A front group is an organization that purports to represent one agenda while in reality, it serves some other party or interest whose sponsorship is hidden or rarely mentioned.
A front group typically has some (but not necessarily all) of the following characteristics:
- Avoids mentioning its main sources of funding. Note that this does not necessarily mean absolute concealment of sponsorship.
- Is set up by and/or operated by another organization, (particularly a public relations, grassroots campaigning, polling or surveying firm or consultancy)
- Engages in actions that consistently and conspicuously benefit a third party, such as a company, industry or political candidate(s);
- Effectively shields a third party from liability/responsibility/culpability
- Re-focuses debate about an issue onto a new or suspiciously unrelated topic, (e.g., secondhand smoke as a property rights issue)
- Has a misleading name that disguises its real agenda, such as the National Wetlands Coalition, which opposed policies to protect U.S. wetlands, or Citizens for a Free Kuwait, which purported to represent U.S. citizens but was actually funded almost entirely by the royal family of Kuwait. Sometimes a front group’s name might seem to suggest academic or political neutrality (“Consumers’ Research,” “American Policy Center“), while in fact it consistently turns out opinions, research, surveys, reports, polls and other declarations that benefit the interests of a company, industry or political candidate.
- Has the same address or phone number as a sponsoring corporation, or a similar group that has since disbanded, or been forced out of business by exposure, lawsuits, etc.
- Consists of a group of vocal, “esteemed” academic “experts” who go on national tours, put on media events, give press conferences, seminars, workshops, and give editorial board meetings around the country, etc., who ordinarily would not seem to have the budget or financial means to carry out such events
- Touts repeatedly in communications that it is “independent,” “esteemed,” “credible” etc.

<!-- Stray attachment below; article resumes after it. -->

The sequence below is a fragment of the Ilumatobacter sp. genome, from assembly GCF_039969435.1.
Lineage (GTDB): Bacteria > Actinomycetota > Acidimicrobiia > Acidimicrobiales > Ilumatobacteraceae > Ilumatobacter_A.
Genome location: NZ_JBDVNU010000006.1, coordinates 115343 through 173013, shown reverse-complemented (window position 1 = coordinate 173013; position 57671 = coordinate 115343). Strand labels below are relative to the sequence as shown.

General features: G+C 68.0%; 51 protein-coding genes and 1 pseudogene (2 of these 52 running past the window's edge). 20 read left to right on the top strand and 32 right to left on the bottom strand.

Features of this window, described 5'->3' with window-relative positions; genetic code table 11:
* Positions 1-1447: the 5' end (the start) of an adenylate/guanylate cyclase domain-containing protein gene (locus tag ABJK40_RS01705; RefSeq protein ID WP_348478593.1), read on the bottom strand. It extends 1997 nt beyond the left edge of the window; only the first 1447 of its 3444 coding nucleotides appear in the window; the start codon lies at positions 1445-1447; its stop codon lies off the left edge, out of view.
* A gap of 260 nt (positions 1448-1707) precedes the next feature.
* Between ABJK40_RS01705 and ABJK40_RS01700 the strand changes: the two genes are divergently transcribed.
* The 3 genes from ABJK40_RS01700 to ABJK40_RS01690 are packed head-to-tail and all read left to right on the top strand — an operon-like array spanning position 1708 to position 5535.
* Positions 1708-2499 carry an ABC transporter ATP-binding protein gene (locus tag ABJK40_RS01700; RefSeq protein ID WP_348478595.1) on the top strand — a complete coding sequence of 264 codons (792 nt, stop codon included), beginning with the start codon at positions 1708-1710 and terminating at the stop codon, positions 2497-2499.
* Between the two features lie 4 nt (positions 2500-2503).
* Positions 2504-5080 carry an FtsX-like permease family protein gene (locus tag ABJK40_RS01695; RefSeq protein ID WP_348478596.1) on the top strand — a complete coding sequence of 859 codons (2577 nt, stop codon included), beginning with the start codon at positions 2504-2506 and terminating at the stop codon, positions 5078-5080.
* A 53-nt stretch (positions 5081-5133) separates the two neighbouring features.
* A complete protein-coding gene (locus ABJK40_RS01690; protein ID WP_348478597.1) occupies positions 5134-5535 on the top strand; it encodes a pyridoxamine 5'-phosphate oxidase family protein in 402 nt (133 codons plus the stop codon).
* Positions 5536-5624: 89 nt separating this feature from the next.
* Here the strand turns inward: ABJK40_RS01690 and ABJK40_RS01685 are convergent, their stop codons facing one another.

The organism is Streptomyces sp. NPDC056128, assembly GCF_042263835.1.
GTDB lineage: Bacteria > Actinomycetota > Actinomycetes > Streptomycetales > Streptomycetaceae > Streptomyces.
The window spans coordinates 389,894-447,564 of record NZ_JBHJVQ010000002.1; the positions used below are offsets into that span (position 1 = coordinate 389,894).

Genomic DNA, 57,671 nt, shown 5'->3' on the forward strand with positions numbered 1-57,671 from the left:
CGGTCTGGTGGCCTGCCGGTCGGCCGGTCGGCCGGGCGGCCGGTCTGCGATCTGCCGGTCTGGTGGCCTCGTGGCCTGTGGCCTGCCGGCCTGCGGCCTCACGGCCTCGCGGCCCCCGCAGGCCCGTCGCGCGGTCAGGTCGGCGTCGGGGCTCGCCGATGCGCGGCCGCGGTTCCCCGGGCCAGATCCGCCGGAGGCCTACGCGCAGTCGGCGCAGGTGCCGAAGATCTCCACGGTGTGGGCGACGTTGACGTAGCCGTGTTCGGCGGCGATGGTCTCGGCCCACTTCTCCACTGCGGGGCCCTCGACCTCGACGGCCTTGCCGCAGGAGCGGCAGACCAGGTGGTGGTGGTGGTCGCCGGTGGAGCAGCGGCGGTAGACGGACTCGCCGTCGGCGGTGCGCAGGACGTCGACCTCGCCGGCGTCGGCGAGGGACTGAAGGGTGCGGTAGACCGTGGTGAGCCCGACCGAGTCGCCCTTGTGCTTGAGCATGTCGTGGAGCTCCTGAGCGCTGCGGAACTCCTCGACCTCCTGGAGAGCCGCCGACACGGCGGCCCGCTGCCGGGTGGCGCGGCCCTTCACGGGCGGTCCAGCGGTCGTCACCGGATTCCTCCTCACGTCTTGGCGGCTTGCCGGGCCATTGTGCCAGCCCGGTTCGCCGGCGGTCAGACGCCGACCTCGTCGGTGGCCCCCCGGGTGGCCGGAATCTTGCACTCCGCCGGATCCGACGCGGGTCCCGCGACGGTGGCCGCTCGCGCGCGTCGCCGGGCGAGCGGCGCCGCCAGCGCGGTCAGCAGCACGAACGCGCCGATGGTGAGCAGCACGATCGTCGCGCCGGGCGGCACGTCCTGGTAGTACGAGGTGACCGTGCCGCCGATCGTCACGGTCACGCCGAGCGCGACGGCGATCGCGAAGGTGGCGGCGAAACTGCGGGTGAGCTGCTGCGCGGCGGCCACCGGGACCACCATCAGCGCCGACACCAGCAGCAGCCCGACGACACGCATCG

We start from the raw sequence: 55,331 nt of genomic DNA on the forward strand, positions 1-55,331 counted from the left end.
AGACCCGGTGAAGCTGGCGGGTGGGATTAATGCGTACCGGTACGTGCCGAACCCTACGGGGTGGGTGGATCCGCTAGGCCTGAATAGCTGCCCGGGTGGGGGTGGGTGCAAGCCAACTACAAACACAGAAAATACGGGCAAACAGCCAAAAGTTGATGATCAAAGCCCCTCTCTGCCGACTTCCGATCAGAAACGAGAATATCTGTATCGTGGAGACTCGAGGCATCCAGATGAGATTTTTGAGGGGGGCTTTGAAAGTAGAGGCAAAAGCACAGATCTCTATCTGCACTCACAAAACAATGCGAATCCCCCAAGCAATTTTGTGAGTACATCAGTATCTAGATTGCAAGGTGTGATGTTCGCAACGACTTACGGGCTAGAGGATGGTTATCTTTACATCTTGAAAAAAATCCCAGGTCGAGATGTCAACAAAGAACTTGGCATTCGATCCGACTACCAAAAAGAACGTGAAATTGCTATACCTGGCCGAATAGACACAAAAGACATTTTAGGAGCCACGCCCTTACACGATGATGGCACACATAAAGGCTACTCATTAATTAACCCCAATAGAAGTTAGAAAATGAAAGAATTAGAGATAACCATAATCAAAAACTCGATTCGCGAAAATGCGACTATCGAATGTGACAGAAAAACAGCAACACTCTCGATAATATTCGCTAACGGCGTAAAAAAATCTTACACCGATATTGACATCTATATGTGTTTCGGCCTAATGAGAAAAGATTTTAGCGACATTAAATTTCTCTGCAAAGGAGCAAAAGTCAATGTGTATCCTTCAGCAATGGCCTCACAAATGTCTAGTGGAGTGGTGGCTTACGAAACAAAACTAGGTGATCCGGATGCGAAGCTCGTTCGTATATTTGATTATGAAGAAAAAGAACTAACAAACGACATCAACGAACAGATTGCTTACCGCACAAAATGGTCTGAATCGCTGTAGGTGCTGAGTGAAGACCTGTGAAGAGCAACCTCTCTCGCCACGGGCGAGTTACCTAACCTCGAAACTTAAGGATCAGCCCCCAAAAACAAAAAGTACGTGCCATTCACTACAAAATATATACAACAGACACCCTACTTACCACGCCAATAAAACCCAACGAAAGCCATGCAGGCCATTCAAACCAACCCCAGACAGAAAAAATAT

Psychological operations (PSYOP) are planned operations to convey selected information and indicators to audiences to influence their emotions, motives, and objective reasoning, and ultimately the behavior of governments, organizations, groups, and individuals.
The purpose of United States psychological operations is to induce or reinforce behavior favorable to U.S. objectives. They are an important part of the range of diplomatic, informational, military and economic activities available to the U.S. They can be utilized during both peacetime and conflict. There are three main types: strategic, operational and tactical. Strategic PSYOP include informational activities conducted by the U.S. government agencies outside of the military arena, though many utilize Department of Defense (DOD) assets.
PSYOP can encourage popular discontent with the opposition’s leadership and by combining persuasion with a credible threat, degrade an adversary’s ability to conduct or sustain military operations. They can also disrupt, confuse, and protract the adversary’s decision-making process, undermining command and control.
Psychological operations units
The bulk of U.S. military psychological units are in the Army. White PSYOP can come from the Voice of America or regional radio/TV. Central Intelligence Agency units are apt to have responsibility, on a strategic level, for black and some gray propaganda. White propaganda, especially at the strategic level, comes from the Voice of America or United States Information Agency.